Why do tracks like Monza, Le Mans and Daytona Road Course feature run off areas that have several foam barriers that drivers need to drive around?

I understand that these were placed so that drivers need to drive around them when they misjudge their braking points instead of just cutting through the whole corner itself, but doesn't this pose a bit of a safety hazard in case a car suffers a brake failure?

Monza has them at turn 1, Le Mans has them at the entry to the two chicanes, Daytona has them at the bus stop, even the GP Course of Nurburgring has it before the actual chicane. All these spots in these circuits are at heavy braking zones at the end of long straights, so aren't the drivers put at more of a risk if a high speed collision with these barriers occurs at these locations as compared to just putting down gravel to slow the cars down?

  • Risk of accident from brake failure compared to risk of accident from running through at high speed, likelihood of a single vehicle into wall versus vehicle into vehicle, ...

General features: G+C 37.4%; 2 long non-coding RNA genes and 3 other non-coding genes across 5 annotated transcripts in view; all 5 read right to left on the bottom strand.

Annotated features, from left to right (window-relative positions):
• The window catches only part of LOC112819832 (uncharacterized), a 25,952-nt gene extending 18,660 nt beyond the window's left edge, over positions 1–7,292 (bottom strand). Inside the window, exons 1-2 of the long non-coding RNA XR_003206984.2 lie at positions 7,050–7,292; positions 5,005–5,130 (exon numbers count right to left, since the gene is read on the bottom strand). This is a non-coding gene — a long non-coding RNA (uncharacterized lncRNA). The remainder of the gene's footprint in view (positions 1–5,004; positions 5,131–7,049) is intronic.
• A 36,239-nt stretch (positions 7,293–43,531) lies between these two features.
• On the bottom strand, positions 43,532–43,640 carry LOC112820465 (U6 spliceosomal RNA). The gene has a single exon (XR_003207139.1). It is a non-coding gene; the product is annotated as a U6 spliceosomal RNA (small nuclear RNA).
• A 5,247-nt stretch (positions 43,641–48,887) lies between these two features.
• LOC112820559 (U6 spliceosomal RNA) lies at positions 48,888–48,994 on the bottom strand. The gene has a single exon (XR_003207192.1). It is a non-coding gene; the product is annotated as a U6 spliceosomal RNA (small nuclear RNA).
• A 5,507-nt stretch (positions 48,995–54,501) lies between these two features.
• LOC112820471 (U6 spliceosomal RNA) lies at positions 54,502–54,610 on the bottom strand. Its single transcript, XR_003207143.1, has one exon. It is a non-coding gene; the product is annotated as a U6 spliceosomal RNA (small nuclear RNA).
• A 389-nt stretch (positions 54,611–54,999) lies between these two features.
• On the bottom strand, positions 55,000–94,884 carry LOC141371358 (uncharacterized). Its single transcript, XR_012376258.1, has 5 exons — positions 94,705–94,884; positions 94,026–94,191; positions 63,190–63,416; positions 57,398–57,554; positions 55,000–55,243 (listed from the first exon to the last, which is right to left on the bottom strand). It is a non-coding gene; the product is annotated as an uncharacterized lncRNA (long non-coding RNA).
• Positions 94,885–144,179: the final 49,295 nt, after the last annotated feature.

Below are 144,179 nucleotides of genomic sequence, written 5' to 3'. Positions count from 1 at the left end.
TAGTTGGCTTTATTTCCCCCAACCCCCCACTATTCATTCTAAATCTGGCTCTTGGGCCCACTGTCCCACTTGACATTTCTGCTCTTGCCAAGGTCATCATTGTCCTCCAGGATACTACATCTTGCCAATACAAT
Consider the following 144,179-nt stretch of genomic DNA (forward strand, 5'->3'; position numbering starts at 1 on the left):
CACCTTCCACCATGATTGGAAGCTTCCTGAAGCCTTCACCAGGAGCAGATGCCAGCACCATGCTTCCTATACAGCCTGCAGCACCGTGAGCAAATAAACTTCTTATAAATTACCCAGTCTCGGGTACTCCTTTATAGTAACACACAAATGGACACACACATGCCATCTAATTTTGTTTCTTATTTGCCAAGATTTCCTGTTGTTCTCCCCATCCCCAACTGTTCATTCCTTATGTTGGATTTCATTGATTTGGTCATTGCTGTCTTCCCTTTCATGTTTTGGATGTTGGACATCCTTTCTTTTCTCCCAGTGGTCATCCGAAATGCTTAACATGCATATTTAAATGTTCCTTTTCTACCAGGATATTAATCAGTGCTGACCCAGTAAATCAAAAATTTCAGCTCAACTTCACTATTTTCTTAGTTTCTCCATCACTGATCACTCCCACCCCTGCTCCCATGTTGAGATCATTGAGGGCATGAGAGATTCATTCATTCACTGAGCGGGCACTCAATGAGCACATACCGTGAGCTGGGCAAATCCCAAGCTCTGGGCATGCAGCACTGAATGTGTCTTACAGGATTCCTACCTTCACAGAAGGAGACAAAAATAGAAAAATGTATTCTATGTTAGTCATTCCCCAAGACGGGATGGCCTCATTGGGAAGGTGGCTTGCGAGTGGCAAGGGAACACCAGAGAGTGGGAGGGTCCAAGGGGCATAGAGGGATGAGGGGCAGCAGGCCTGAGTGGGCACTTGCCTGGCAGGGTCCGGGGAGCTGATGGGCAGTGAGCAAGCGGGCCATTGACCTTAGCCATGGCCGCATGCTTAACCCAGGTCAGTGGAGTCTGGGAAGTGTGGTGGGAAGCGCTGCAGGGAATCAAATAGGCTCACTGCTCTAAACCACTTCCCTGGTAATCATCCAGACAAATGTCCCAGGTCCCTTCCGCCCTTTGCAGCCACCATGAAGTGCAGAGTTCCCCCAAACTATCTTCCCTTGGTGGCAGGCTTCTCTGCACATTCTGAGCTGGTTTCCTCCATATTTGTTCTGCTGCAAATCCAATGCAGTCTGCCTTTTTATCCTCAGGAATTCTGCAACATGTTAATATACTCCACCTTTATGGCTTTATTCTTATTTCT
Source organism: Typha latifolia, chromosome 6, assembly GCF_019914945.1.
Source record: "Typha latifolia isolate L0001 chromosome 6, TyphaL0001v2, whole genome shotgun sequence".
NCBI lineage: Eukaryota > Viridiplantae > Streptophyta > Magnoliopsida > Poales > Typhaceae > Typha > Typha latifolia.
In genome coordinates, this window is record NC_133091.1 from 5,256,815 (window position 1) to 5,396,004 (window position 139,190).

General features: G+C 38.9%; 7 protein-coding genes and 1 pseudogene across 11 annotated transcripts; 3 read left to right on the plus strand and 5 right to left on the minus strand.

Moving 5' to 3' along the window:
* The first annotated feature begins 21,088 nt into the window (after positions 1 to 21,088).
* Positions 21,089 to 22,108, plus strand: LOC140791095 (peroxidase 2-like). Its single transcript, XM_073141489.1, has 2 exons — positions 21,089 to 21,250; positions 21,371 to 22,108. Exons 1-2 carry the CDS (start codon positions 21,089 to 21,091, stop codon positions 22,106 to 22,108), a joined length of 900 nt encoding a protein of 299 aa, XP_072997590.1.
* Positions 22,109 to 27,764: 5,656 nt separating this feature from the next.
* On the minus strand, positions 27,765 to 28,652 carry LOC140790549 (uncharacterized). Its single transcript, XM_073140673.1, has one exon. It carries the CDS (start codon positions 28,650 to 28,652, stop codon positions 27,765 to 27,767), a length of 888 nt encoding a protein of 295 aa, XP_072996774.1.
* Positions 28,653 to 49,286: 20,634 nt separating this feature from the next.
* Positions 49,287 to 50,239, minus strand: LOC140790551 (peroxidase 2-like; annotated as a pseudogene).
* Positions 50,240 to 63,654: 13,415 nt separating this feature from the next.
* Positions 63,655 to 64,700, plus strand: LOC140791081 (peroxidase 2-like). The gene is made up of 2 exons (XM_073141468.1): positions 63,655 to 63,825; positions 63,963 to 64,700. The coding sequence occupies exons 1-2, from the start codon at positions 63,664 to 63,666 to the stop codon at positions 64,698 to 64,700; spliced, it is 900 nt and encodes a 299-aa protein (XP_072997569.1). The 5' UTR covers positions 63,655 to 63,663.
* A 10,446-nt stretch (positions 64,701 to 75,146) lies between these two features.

– Nij
    Sep 6, 2018 at 19:12

1 Answer 1


As you mentioned these foam barriers were put in to stop cars gaining an advantage by cutting the corner, either inadvertently or on purpose. Driving around them slows the car down to the extent it is slower every time.

These have replaced the traditional gravel traps as it was felt they spoiled the racing as it meant anyone who went into them effectively ended their race. The idea being more cars racing means better racing for the fans to watch.

But they are purely foam, so if you hit one at racing speed, they don't do anything more than cause minor damage, they might break a wing but they won't harm a driver. They probably only weigh a few kilos, I believe they're polystyrene/styrofoam.

If you watch a reply of the Bottas/Verstappen incident at Monza last week, Bottas took the escape road and clipped one of the blocks with his rear wheel, it didn't cause any damage and the block moved a few inches. I can't find a link to a video unfortunately as the FIA/Liberty don't allow clips on YouTube.

There is this video but it only works in some countries, I can't view it - https://www.al.com/sports/index.ssf/2014/05/what_happens_when_a_race_car_h.html

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